After a century of protest and advocacy, the final vote to ratify the 19th Amendment to the U.S. Constitution came down to one Tennessee mother. By the middle of 1920, 35 states had voted to ratify the amendment giving women the right to vote. Four—Connecticut, Vermont, North Carolina and Florida—had voted against ratification.
Tennessee became a battleground for ratification as one of the last chances to get the amendment passed. Harry T. Burn, a 24-year-old legislator, was set to vote against the 19th amendment. However, at the urging of his mother, he changed his vote last minute and Tennessee became the necessary 36th state to ratify. The U.S. ratified the amendment on August 18th, 1920.
Why Are The Dates Different?
You may be wondering why Women’s Equality Day is celebrated annually on August 26th given the ratification date was actually the 18th. Women’s Equality Day is on the 26th because that’s the day the government certified the documents and officially added the amendment to the constitution. Ratification was only the first step; certification ensured its legality and put it into effect.
Women’s Equality Day has been celebrated since 1971, when Representative Bella Abzug of New York introduced a bill creating the holiday. At the time, women were still organizing for equality, and it’s extremely important to note that Black women were, and still are, fighting for their rights. The 19th Amendment didn’t truly include Black women, who fought to actually be able to exercise their right to vote for another five decades.
Still, the 19th Amendment was a historic landmark for suffragettes and is still celebrated today. In Tennessee, the State Museum features a large exhibit, “Ratified!” dedicated to its special role, although it doesn’t shy away from telling the truth about the exclusion of Black women. But no matter where you live, there are plenty of ways to celebrate the occasion.
7 Ways to Celebrate Women’s Equality Day
- Find a local exhibit near you. We highly recommend finding an exhibit about ratification in your area. Check your local city museums or state museums; even local colleges may have small exhibitions with photos, video or newspaper clippings. This will give you a better idea of local activists who organized for ratification in your area. Learning local history is a great way to better understand, connect with or organize within your community.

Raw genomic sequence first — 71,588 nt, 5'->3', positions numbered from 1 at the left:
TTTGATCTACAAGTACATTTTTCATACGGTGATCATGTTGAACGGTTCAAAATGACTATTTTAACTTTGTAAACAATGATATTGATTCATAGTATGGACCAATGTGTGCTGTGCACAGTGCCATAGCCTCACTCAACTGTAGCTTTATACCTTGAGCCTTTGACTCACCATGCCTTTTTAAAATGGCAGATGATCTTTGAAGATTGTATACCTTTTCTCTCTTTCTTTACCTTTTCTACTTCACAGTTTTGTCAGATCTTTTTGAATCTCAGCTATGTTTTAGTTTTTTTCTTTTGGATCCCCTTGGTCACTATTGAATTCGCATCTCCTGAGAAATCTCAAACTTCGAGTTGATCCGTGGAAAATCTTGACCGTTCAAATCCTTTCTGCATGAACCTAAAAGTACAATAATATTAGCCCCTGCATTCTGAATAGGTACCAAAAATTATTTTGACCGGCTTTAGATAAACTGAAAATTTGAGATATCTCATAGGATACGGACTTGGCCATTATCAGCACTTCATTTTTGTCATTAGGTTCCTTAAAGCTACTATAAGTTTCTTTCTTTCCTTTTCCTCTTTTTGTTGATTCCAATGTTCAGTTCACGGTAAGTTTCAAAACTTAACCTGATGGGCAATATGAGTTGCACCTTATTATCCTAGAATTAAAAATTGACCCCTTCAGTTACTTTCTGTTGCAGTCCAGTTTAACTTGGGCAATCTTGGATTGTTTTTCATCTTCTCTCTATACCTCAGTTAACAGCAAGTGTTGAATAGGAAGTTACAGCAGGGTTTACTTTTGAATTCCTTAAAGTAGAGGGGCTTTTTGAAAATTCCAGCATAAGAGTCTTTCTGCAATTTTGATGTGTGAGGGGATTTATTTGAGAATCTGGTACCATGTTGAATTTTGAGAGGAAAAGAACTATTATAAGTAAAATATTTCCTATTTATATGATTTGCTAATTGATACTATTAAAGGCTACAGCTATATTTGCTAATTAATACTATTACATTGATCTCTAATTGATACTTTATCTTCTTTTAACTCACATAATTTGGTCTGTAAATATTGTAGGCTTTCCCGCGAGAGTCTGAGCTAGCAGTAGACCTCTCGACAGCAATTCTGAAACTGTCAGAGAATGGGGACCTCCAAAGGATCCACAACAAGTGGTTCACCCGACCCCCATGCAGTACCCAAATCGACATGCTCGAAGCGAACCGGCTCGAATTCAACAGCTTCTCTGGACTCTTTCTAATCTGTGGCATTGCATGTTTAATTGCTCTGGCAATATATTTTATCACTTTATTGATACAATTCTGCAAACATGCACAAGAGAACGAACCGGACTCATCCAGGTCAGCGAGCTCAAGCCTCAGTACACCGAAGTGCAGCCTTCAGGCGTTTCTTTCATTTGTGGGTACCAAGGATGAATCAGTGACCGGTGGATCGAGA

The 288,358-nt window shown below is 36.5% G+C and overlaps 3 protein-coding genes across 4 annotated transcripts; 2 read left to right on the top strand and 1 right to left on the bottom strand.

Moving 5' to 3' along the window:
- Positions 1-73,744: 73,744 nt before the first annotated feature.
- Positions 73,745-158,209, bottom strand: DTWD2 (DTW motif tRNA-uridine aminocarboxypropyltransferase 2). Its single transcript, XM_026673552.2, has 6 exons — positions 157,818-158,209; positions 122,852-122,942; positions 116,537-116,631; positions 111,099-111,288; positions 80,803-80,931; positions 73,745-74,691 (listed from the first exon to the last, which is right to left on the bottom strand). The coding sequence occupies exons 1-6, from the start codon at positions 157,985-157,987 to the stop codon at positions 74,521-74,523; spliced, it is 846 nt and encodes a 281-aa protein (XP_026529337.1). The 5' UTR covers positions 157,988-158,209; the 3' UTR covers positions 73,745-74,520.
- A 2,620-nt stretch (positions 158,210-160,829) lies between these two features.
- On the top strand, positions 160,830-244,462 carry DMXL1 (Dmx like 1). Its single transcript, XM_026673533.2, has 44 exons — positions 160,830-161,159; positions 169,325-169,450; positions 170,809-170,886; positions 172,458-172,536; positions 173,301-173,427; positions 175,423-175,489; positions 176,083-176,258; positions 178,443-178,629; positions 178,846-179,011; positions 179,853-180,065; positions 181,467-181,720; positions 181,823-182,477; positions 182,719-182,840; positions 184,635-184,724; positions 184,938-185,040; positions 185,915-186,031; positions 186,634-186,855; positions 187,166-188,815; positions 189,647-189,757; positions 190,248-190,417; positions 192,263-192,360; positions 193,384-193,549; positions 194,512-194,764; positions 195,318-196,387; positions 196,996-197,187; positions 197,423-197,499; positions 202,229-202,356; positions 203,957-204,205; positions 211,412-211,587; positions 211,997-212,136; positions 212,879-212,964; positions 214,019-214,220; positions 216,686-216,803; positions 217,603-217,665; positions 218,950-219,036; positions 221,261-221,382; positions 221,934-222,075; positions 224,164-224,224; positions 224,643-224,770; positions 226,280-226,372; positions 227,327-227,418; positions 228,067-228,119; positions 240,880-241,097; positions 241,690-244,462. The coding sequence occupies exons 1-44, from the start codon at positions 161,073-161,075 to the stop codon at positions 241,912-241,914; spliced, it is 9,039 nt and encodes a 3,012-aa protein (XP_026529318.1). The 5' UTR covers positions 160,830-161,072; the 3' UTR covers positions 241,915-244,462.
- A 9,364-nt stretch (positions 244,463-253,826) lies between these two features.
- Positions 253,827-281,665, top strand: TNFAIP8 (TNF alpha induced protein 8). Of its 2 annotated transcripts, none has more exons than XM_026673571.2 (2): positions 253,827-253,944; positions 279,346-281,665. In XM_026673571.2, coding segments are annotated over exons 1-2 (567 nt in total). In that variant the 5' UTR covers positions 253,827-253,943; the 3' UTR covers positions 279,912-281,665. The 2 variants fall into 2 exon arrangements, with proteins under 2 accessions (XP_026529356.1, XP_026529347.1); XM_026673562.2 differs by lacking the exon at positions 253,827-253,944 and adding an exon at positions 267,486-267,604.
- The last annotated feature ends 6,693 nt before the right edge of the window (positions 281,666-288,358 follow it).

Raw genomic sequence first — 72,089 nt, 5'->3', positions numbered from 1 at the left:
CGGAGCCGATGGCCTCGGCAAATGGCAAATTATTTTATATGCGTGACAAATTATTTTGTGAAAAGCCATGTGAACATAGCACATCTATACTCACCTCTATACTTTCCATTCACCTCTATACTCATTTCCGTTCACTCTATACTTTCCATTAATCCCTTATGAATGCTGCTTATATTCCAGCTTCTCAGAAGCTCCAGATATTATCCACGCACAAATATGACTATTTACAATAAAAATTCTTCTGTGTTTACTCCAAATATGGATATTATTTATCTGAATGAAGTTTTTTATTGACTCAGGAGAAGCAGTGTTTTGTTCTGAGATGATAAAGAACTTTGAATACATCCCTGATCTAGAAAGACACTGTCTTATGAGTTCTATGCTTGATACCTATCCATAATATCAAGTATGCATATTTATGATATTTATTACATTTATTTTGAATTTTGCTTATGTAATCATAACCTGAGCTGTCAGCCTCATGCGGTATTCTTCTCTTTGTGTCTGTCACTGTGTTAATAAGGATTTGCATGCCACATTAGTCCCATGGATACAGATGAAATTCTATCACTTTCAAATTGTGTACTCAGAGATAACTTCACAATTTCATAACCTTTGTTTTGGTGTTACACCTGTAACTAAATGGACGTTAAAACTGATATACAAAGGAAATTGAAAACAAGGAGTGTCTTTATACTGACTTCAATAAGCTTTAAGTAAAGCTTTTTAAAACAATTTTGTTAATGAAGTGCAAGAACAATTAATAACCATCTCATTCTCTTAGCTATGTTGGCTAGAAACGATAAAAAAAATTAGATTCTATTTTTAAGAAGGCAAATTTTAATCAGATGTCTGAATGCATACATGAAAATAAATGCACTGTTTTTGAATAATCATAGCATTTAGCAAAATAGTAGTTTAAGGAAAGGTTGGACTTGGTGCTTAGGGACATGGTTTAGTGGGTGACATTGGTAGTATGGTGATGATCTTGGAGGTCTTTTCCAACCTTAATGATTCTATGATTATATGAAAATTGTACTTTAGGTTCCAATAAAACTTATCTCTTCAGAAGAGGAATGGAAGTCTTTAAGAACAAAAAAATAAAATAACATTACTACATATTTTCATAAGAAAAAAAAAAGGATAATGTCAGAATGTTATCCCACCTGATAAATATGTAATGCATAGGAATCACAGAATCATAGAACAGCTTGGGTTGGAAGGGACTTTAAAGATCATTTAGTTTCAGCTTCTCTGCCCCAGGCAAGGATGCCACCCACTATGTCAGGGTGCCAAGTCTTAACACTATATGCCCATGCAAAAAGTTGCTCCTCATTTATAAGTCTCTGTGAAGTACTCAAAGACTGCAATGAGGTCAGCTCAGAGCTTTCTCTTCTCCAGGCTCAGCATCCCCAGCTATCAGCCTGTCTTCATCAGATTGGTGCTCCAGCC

- Use your voice. Women had to fight incredibly hard to vote. Don’t waste the opportunity to exercise your rights. With the November election coming up (and seeing as how the ongoing battle against mail-in voting and the USPS makes things ever more complicated), it’s time to get to work. Are you registered to vote? Make sure you choose candidates for local elections, not just the presidential. Local officials have far more impact on your daily life. Request your mail-in ballot now if you can, get your sample ballot and comb through local newspapers to find out who’s running for representative, senate, city council and even your local school board.
- Get the word out. You can print copies of the Women’s Equality Day Brochure and leave them with teachers or at the library and coffee shops. Let your neighborhood Facebook group know you’ve got copies and ask your neighbors to pick one up. Host a group call for friends, coworkers or classmates about the history of Women’s Equality Day and challenge each other to take action steps in your city.
- Donate if you can. Donating to nonprofits and charity is incredibly important if you’re financially able. Planned Parenthood provides life-saving healthcare services to vulva-havers of all walks of life. Local candidates who support BLM or causes you care about also need your support, since many progressive candidates often have smaller budgets. You can also donate to the National Organization of Women or look for a domestic abuse shelter in your area to support.
- Volunteer if you can’t donate. If you don’t have the financial means to donate, give your time instead. Local domestic abuse shelters or sexual assault prevention centers need your help delivering services to women and children in need. Local BLM groups are still fighting for Black women’s rights; give them your time and attention. Trans women are still disproportionately affected by violence; many groups focus on LGBTQ women. Last but certainly not least, you can help local marginalized communities register to vote. All these organizations carry on the original suffragette spirit.
- A little light reading. Make sure you know the history of women’s suffrage. The National Women's History Project recommends “Winning The Vote: The Triumph of the American Woman Suffrage Movement.” (And no, the book isn’t any cheaper on Amazon, we checked.) When you’ve finished your copy, pass it along to a friend or buy a few for local schools and libraries.
- Assess your privileges and inclusivity. It’s worth taking some time to reflect on your own actions, and how well you’re creating an inclusive society. All our actions should be intersectional; true feminism includes women of all race, ethnicity, religion, class, experience, disability and gender identity.
While there are many battles ahead for a truly equitable society, it’s still important to reflect on the victories we’ve already won. The best way to celebrate Women’s Equality Day is to reflect, learn, and then keep pushing.